Often how much detail we need to go into when explaining the sounds depends on the reader. Is this a person who wants to learn to speak Irish, or simply someone who has asked for a tattoo or engraving translation and just wants a rough idea of the pronunciation?
Another issue: “foreign” sounds
Most languages have sounds that aren’t necessarily shared by other languages. For example, Irish lacks the both the voiceless “th” sound (as in “thin”) and the voiced “th” sound (as in “that”).
Likewise, English lacks the guttural sounds of the Irish broad ch, dh, and gh, and the “buzzed” or “tipped” sound of slender “r.” It also articulates “d,” “t,” “l,” and “r” slightly differently, resulting in a sound that is simultaneously “familiar” and “foreign” to the English speaker.
A matter of emphasis
Then there’s the question of which syllables to emphasize. In a way we’re lucky with that one, as most Irish words are stressed on the first syllable (most, but not all!). If stress isn’t indicated in some way, you have a better than average chance of getting it right if you default to emphasizing that first syllable.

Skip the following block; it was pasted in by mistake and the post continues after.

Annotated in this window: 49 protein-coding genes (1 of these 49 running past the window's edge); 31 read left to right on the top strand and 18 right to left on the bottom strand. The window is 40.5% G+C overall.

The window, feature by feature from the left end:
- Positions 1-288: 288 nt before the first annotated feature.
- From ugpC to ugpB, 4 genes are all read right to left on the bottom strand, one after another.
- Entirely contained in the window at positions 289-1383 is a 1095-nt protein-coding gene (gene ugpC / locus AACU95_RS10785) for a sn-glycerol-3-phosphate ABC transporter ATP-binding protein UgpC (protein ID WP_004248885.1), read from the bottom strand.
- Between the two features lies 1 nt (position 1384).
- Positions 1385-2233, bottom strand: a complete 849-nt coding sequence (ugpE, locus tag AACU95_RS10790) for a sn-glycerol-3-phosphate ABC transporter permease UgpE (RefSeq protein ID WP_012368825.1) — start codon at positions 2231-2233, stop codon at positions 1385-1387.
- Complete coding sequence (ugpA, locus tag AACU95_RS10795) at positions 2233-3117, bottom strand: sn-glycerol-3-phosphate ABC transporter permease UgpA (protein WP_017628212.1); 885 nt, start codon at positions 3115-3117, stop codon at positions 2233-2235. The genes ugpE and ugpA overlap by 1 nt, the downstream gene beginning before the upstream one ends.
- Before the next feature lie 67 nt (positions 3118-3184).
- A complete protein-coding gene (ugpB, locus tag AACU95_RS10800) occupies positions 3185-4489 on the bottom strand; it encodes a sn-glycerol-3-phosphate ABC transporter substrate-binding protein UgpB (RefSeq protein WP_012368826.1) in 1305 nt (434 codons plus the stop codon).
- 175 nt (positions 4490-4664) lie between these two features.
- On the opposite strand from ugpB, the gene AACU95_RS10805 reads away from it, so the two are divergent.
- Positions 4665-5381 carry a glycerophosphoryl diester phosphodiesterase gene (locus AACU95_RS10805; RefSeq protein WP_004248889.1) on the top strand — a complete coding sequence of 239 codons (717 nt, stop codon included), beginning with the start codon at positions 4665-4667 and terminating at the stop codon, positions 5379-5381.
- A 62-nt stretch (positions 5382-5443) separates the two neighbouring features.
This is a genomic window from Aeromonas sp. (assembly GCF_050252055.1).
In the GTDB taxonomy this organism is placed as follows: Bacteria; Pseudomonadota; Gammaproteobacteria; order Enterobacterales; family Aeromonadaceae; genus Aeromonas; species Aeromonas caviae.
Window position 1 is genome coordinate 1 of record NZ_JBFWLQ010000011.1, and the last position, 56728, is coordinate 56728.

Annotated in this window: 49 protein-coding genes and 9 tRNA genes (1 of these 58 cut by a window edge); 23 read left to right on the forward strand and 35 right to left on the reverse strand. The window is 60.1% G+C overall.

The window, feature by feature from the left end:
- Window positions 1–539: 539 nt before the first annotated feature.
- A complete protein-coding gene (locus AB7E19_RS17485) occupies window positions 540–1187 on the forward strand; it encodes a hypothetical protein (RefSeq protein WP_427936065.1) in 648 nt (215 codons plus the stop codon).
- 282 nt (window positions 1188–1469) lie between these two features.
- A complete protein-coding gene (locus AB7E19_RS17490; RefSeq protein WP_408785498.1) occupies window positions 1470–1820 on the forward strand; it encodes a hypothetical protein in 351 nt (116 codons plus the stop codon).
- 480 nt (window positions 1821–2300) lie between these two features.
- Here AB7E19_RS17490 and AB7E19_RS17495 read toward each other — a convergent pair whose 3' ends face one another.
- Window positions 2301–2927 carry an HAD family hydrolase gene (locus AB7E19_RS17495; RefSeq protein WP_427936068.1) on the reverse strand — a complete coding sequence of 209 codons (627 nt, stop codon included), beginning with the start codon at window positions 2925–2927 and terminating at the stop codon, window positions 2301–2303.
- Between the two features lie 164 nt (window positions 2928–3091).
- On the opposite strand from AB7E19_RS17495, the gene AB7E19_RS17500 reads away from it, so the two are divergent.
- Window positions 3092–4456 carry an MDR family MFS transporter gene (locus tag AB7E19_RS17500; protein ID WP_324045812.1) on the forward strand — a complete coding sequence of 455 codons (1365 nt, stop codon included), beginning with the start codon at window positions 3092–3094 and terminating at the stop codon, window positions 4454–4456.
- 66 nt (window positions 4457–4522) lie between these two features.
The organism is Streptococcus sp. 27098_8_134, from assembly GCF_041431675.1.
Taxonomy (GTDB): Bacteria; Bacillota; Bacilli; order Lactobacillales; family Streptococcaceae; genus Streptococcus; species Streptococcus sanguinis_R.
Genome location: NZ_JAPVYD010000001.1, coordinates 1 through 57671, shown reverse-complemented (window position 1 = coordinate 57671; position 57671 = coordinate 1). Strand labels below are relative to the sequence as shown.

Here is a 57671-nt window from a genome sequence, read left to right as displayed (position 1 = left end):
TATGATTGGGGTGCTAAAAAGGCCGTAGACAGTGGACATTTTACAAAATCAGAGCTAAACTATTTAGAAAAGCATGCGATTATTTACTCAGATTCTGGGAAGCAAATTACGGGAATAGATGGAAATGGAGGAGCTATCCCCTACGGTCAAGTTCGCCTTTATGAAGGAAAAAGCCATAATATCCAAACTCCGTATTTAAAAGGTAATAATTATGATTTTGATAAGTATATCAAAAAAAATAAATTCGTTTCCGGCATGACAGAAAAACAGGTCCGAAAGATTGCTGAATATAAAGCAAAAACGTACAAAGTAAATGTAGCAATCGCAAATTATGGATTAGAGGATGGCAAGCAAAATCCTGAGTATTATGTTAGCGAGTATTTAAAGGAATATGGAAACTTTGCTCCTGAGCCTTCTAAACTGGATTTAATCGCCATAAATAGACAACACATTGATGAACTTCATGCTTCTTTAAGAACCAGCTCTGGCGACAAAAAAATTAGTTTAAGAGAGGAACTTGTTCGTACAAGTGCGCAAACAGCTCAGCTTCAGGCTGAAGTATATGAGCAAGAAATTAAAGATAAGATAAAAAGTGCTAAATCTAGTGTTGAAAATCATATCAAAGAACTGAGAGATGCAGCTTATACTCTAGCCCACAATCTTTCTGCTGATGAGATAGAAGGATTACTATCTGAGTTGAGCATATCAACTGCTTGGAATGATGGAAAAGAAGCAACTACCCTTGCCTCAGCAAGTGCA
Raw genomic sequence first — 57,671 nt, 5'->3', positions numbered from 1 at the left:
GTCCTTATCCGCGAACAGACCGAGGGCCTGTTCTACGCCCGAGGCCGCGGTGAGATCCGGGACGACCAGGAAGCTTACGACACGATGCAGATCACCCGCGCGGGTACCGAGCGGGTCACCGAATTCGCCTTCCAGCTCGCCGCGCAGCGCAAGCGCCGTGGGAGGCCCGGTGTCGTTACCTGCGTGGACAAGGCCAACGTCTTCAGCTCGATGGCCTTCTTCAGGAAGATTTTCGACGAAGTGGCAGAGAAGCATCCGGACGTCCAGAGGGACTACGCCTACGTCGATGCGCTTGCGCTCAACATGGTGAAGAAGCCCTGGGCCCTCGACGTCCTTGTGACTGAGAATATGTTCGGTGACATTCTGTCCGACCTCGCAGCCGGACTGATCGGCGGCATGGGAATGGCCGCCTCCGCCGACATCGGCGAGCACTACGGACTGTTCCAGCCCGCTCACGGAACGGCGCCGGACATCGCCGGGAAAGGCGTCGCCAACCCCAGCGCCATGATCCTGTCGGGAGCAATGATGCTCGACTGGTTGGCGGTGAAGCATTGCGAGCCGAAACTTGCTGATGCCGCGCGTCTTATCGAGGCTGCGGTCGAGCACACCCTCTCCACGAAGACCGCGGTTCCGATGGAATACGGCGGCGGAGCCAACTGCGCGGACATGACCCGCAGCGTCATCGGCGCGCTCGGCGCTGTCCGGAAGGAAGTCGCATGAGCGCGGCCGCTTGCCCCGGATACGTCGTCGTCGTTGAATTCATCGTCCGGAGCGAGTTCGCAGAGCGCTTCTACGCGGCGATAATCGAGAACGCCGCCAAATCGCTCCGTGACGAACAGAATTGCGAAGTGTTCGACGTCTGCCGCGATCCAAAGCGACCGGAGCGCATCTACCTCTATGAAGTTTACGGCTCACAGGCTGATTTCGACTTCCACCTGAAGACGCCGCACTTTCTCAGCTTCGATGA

If the reader isn’t learning Irish, though, or is a very new beginner, we have to find some way to indicate which syllables are stressed.
There are several possible ways to do this. For example, I prefer typing emphasized syllables in all caps (especially in these blog posts, where we use bolding for other purposes):
Madra (MOD-ruh): Dog
Others prefer underlining:
Madra (mod-ruh): Dog
Still others use bolding:
Madra (mod-ruh): Dog
No one method is perfect, however, and whichever is used, someone is bound to ask, at some point, “what is the meaning of those caps/that underline/that boldface type?”
What about IPA?
There is at least one written method that can be used to render the sounds of a language accurately: The International Phonetic Alphabet (IPA).
The IPA was devised by the International Phonetic Association as a standardized representation of the sounds of oral language, and is used by a variety of people, including linguists, speech language pathologists, and (sometimes) language students.
The problem with the IPA is that it’s fairly complicated (almost like learning another language!), and most people who don’t NEED to know it for work or school don’t learn it and can’t read it.
It all comes down to what you need
In the final analysis, how useful phonetic renderings are comes down to what the reader actually needs and to how close his or her English is in overall sound to that of the one who is offering the phonetics.
If all one wants to know is the rough pronunciation of something for a tattoo, an engraving, a boat name, etc., written phonetics will GENERALLY be close enough to keep one from completely mispronouncing a word or phrase.
For a person who is actually learning the language, however, or for someone who wants to say or sing something in the language with real accuracy, nothing substitutes for hearing, and emulating, a good speaker of the language — preferably a native speaker, though if that’s not an option, a very good, careful, learner of the language will do.